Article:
In a statement released soon after the announcement, Malaysian Automotive Association President Aishah Ahmad said that manufacturers are unable to provide new prices at the moment since there is a great deal of computation involved.
“The tax structure for motor vehicles in Malaysia is quite complex, especially for the locally assembled models that have components coming from within ASEAN as well as from outside ASEAN,” she said in a recent statement. “This means that there are different tariffs applicable for the thousands of different parts and, therefore, it is not a straightforward matter to compute new prices based on just a change in overall tariffs.”
Aishah went on to mention that price changes would ultimately be determined by the manufacturers. Her comments came amidst concerns from manufacturers that consumers would hold off on purchases in the expectation of lower prices in the near future.
Analysts expect prices to be adjusted early next year, when the full details of the NAP are released. Although for some national manufacturers the actual costs of production may go up as protective barriers are removed, the expectation is that prices will go down again in the second half of 2006, given the availability of cheaper foreign cars and low interest loans.
Economic bodies have welcomed the move and see it as moving the industry out of a cul-de-sac and into a situation where market incentives can drive national manufacturers to greater efficiency.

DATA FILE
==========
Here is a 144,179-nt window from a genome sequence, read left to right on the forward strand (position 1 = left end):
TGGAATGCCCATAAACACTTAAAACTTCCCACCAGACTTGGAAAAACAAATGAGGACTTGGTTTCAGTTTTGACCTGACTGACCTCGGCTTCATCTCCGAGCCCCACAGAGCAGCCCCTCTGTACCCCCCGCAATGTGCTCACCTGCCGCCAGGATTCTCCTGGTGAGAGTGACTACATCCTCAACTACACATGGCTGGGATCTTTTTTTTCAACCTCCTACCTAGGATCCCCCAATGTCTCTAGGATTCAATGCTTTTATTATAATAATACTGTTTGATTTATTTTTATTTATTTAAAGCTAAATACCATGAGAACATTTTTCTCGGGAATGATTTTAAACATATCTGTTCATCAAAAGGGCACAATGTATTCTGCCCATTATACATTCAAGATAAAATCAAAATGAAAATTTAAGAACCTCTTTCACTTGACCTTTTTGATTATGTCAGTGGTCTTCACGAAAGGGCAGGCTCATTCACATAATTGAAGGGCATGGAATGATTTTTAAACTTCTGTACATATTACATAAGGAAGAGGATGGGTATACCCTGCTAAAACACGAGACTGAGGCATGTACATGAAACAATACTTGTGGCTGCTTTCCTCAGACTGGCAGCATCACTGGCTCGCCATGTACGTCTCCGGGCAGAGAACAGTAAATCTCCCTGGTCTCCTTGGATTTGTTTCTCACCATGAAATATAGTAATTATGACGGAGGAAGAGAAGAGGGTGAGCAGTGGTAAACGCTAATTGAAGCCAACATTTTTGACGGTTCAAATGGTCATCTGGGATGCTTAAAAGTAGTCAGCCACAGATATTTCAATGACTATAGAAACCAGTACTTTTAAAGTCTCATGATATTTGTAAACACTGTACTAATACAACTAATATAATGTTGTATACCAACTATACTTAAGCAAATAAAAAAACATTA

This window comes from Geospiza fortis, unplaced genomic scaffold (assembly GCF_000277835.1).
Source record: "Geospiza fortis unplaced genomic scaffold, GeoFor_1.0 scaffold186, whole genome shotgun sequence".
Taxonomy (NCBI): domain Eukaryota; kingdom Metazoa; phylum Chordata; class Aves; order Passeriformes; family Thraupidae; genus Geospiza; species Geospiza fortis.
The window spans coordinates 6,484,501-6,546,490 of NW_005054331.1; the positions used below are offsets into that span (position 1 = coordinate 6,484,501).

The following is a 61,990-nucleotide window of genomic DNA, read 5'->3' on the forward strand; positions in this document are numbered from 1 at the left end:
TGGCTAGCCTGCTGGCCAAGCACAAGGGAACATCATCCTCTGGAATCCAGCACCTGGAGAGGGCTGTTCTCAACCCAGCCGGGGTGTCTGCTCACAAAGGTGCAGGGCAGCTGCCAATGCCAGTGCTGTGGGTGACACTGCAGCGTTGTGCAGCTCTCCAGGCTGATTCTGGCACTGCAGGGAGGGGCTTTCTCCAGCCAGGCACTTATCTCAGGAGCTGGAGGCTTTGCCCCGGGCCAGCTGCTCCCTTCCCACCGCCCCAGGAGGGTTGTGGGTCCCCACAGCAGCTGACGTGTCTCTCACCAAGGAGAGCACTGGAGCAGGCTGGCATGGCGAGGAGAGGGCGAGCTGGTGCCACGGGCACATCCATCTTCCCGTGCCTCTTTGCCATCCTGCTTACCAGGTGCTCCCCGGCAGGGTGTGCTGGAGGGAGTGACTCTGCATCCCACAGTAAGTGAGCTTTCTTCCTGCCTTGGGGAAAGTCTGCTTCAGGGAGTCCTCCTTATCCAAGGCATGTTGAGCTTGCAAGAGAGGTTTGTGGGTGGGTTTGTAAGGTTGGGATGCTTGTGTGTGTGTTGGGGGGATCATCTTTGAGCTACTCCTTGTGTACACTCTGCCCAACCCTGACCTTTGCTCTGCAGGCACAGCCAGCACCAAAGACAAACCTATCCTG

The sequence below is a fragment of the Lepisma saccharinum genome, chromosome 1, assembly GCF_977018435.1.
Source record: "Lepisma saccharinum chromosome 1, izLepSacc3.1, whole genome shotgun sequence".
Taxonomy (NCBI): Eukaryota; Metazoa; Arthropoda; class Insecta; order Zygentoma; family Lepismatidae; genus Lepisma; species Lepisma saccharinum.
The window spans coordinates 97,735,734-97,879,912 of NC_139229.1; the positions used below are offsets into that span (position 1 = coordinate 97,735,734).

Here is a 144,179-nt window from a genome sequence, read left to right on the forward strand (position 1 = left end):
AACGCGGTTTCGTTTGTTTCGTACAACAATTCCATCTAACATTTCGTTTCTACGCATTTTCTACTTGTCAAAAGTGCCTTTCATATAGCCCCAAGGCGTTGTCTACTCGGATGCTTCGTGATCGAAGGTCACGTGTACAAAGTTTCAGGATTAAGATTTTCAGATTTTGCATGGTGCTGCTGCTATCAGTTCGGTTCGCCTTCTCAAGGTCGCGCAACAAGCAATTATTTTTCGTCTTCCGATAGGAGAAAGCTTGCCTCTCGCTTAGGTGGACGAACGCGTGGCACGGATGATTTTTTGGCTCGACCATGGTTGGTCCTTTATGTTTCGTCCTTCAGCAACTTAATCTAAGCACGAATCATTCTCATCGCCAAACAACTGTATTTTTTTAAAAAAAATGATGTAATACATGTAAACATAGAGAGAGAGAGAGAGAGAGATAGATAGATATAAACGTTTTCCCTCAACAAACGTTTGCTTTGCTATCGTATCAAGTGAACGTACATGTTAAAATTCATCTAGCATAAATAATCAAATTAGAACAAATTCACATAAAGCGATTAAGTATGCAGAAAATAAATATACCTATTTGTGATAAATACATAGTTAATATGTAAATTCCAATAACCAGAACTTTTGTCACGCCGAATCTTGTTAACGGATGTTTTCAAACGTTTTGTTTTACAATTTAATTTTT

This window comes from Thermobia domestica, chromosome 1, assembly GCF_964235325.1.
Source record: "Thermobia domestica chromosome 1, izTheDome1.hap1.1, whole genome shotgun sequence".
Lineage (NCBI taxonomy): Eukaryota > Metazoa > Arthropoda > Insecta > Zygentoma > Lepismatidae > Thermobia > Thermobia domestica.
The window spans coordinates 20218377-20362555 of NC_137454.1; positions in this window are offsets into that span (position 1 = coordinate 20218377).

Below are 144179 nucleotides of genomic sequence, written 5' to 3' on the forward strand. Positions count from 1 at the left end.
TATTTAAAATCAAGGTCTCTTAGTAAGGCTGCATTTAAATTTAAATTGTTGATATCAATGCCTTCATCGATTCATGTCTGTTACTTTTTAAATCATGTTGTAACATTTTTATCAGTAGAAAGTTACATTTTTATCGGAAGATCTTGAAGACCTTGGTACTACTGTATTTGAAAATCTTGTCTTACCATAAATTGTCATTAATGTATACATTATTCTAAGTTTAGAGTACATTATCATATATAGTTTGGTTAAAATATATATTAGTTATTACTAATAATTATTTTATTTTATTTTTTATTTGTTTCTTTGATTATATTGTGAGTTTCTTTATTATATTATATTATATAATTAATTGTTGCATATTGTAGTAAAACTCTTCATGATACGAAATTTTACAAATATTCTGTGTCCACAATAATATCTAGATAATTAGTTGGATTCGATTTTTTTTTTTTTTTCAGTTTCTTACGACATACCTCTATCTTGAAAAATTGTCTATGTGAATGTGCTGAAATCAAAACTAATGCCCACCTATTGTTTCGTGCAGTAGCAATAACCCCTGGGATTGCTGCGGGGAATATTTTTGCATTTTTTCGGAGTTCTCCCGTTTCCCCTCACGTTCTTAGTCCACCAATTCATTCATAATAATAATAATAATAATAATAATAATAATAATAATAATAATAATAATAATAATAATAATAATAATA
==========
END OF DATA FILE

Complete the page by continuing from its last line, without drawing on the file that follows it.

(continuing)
“It is a bold announcement and a wake-up call to national auto makers that the days of protection are over,” said Mohamed Ariff, Executive Director of the Malaysian Institute for Economic Research at a recent briefing on the economy. “Now [the automotive industry] is going to be a supported [but] not protected.”
He went on to highlight the opportunities that Malaysia can now enjoy as non-ASEAN manufacturers seek their regional centre of operations. Although Thailand is ahead in these stakes, the fact remains that a number of major brands are still looking for a base in one of the world’s fastest-growing auto markets.
The questions that linger are over the future of the national car companies, which may not be able to retain their workforces and practices in the face of increased foreign competition.
Other concerns regard the effect that liberalisation will have on national vehicles already on the road and paid for with loans. Devaluation in second hand Protons could leave borrowers with less collateral. Moreover, with lower resale values, their ability to reinvest in the new car market would be diminished.
However, with the way seemingly paved towards a level playing field, the long-term outlook will likely be of more benefit to Malaysia than protection that has left the auto sector bloated and inefficient.
Whilst some talk of Malaysia as the “new Detroit”, those with a more conservative view hope that it is not too late for Malaysia to be a regional centre for auto manufacture and assembly.